As Hessler is quick to point out, China is a country of new drivers. That makes for challenges, but also for good stories. “It’s hard to imagine a place where people take such joy in driving badly,” he quips.
The book begins with him hiring a car in Beijing – his plan being to drive out to the extremities of the Great Wall. “They never asked where I was taking the Jeep Cherokee. The rental contract strictly forbade drivers from leaving the Beijing region, but I decided to ignore this rule – they wouldn’t figure it out until I returned the Jeep with a loaded odometer. In China, much of life involves skirting regulations, and one of the basic truths is that forgiveness comes easier than permission.”
He’s armed with a road atlas, but it’s not always helpful: “On government published atlases, the expressway’s route hadn’t been marked out yet, but Chinese maps always lag behind construction. Sometimes it seems as if people can build things faster than they can draw them.”
His journey takes him to China’s far west to a town whose name literally translates as ‘Kill the Foreigners’, to the south to an industrial development zone in Lishui, and to the north to the village of Sancha by the Great Wall.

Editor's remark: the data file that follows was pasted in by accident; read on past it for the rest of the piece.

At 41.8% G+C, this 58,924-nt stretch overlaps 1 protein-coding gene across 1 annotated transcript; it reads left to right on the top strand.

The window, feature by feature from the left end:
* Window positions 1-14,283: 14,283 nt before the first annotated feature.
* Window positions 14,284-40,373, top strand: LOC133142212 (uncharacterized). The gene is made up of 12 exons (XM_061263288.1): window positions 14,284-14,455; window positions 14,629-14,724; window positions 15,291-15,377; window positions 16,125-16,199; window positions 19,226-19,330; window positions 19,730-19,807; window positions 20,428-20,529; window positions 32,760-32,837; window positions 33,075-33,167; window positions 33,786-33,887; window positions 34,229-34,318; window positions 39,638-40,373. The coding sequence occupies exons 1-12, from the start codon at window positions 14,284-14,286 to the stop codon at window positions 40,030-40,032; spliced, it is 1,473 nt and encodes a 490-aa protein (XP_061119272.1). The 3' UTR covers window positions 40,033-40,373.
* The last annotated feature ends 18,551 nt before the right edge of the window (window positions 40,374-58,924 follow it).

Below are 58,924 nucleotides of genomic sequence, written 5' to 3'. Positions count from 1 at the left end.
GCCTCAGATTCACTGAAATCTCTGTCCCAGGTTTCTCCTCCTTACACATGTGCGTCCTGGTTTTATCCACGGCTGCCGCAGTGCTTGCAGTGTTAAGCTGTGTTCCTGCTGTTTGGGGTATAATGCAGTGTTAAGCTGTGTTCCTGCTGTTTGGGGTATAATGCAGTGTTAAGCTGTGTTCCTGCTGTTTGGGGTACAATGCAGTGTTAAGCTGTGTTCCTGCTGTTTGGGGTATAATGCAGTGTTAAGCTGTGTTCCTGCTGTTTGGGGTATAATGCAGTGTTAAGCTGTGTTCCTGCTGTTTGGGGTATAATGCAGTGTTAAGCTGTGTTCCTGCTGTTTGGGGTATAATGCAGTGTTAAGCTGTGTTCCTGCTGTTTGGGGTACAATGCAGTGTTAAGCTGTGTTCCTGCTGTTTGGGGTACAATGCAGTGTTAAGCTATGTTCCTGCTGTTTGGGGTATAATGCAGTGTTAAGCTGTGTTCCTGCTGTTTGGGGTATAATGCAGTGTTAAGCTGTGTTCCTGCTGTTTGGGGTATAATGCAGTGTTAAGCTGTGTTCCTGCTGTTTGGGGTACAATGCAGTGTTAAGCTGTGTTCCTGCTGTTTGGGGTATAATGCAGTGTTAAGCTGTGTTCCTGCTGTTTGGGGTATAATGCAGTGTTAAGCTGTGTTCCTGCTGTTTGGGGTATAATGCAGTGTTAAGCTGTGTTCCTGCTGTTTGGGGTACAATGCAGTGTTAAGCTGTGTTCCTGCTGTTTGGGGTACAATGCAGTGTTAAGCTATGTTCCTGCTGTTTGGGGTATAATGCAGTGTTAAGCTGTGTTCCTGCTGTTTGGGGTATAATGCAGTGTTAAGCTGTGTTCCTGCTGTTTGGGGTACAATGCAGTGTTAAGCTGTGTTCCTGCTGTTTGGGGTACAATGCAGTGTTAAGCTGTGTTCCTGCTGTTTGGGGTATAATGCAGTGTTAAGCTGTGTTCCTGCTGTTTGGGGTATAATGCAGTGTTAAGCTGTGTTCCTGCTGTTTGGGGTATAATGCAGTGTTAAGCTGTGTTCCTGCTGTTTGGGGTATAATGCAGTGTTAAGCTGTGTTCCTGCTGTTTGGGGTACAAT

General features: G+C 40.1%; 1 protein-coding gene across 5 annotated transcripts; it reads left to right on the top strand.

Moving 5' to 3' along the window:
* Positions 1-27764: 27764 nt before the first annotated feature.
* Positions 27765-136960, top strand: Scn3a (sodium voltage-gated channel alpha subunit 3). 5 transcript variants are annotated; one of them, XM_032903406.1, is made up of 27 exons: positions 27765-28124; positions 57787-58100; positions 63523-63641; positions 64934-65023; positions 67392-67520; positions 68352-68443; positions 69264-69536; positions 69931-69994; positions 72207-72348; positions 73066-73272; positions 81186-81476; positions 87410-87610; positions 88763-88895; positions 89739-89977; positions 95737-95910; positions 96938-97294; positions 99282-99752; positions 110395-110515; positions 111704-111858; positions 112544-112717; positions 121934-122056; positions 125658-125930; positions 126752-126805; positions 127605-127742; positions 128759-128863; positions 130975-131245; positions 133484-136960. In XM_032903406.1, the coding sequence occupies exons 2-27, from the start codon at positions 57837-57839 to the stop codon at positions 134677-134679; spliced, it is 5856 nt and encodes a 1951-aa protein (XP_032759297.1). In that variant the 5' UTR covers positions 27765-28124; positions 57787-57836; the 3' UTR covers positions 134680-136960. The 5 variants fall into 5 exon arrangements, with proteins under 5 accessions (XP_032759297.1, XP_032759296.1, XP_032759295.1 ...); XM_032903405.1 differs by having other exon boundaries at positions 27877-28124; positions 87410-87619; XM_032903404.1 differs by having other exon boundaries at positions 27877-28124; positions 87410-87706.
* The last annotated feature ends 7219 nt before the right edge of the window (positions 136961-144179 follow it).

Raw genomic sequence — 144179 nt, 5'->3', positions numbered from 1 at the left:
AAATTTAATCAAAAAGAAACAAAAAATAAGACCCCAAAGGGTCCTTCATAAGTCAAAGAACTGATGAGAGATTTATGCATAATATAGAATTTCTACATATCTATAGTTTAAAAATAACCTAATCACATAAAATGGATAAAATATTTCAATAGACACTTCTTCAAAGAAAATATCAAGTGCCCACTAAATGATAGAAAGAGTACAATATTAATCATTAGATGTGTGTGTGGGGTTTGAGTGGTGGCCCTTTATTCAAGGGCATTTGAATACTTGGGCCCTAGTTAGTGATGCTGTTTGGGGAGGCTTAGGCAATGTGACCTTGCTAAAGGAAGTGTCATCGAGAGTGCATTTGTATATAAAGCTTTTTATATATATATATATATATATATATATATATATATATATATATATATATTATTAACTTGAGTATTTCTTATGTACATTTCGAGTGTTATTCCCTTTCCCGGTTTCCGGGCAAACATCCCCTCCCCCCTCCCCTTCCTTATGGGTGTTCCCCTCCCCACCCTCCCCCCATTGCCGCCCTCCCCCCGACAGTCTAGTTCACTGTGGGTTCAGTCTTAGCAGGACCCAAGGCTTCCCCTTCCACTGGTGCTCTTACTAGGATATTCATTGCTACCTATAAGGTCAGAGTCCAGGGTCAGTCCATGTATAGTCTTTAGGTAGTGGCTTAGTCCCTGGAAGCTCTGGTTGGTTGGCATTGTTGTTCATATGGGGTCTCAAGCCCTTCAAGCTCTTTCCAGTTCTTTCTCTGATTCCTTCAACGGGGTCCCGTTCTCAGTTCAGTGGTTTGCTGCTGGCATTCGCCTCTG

Hessler gives a first hand account of the transformative effects of the new roads – a key one being a rising standard of living: “In 2001, when I moved to Sancha, the per capita income was around two hundred and fifty dollars; in the span of five years it had risen to over eight hundred.” In many ways his tale of living in Sancha is the highlight of the book – with its insights on the fast-changing rural landscape, the health system, the anomalies of Chinese education and even the critical importance of cigarettes in the social hierarchy.
But some of the most entertaining moments occur in Lishui where he befriends a couple of entrepreneurs. He watches the two men map out the design for a bra ring factory in precisely one hour and four minutes and then ask the contractor to deliver a quotation that same afternoon. He meets the former tank driver who now runs the Lishui development zone where the factory will be built. Even Hessler – used to China’s big numbers – stands open-mouthed as the zone’s director describes how he’s levelled 108 mountains to create enough space for bra ring factories and their like.
“China is the kind of country where you constantly discover something new, and revelations occur on a daily basis. One of the most important discoveries is the fact that the Chinese share this sensation. The place changes too fast; nobody can afford to be overconfident in his knowledge, and there’s always some new situation to figure out.”
Hessler has now returned to the US. It’s sad that he’s no longer there to chronicle the rapid pace of change in China. Few others are as capable of putting human colour on the raw data of China’s rise. Like the time a factory girl shares with him her view of the pleather factory she’s employed at. “If it weren’t for the poison it would be a great place to work,” she says.